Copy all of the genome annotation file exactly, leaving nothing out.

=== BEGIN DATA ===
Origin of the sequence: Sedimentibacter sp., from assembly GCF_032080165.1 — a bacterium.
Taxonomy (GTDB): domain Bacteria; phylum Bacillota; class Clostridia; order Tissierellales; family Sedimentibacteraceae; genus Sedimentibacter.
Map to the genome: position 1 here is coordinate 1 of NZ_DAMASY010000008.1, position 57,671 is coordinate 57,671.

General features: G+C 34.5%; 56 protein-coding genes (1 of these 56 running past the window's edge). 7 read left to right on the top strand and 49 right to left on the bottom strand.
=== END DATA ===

Origin of the sequence: Sedimentibacter sp., from assembly GCF_032080165.1 — a bacterium.
Taxonomy (GTDB): domain Bacteria; phylum Bacillota; class Clostridia; order Tissierellales; family Sedimentibacteraceae; genus Sedimentibacter.
Map to the genome: position 1 here is coordinate 1 of NZ_DAMASY010000008.1, position 57,671 is coordinate 57,671.

General features: G+C 34.5%; 56 protein-coding genes (1 of these 56 running past the window's edge). 7 read left to right on the top strand and 49 right to left on the bottom strand.